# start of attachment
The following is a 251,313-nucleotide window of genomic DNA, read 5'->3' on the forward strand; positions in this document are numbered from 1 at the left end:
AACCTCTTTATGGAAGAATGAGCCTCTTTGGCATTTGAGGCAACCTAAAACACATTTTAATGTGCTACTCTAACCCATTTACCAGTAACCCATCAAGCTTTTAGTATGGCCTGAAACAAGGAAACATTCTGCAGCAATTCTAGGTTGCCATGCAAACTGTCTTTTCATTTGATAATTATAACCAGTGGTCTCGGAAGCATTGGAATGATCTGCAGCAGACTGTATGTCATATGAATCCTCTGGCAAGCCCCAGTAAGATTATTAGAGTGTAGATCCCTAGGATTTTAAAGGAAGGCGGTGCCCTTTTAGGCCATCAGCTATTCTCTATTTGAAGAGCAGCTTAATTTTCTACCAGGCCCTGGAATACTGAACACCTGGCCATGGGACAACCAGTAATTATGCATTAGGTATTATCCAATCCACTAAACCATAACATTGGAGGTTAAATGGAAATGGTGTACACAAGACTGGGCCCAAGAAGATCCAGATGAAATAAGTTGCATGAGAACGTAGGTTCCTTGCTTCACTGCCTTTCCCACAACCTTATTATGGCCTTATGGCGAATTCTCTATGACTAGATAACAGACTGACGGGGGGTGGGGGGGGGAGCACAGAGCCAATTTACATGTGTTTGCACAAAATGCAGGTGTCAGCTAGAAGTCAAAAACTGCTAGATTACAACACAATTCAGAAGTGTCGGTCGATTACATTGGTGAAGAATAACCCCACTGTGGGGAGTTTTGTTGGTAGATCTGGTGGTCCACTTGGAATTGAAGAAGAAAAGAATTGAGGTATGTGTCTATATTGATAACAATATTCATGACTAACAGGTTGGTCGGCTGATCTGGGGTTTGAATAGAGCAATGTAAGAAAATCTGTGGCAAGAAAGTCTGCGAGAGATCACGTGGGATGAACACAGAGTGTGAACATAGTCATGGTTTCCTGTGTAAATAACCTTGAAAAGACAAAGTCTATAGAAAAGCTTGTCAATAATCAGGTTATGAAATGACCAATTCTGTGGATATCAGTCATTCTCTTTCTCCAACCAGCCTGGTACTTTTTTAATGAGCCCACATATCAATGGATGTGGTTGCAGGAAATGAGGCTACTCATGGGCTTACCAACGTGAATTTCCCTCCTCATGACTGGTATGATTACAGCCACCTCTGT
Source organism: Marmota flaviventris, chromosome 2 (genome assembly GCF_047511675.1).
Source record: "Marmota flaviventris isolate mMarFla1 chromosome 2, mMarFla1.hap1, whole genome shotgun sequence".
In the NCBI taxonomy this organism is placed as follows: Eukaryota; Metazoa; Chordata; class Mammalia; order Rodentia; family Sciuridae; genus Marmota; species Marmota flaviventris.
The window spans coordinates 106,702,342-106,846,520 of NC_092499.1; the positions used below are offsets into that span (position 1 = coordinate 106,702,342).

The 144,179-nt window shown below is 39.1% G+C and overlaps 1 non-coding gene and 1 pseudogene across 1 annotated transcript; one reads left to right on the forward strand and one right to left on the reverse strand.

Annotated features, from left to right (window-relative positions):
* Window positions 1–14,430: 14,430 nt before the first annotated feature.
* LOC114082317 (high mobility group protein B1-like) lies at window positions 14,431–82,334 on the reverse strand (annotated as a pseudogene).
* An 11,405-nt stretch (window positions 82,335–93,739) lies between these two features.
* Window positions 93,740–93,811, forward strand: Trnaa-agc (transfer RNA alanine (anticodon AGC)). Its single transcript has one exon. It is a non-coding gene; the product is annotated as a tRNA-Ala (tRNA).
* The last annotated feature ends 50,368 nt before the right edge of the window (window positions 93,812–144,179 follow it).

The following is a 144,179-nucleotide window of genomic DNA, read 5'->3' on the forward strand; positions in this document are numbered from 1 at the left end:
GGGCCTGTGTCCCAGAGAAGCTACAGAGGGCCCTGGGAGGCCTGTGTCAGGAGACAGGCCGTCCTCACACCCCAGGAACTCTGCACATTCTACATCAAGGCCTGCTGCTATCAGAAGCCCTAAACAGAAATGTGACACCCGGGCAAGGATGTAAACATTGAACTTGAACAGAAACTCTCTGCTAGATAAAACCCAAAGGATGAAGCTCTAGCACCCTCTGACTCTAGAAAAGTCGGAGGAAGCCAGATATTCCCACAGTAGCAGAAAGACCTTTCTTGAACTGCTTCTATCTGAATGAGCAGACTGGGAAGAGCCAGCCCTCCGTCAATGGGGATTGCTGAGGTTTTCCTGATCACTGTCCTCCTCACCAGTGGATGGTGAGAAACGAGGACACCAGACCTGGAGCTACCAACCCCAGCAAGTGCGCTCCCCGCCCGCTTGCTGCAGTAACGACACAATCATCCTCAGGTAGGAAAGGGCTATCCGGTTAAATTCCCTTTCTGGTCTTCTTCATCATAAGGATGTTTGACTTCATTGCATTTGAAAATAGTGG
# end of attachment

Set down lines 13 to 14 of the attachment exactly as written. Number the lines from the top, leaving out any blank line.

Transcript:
* The last annotated feature ends 50,368 nt before the right edge of the window (window positions 93,812–144,179 follow it).

The following is a 144,179-nucleotide window of genomic DNA, read 5'->3' on the forward strand; positions in this document are numbered from 1 at the left end: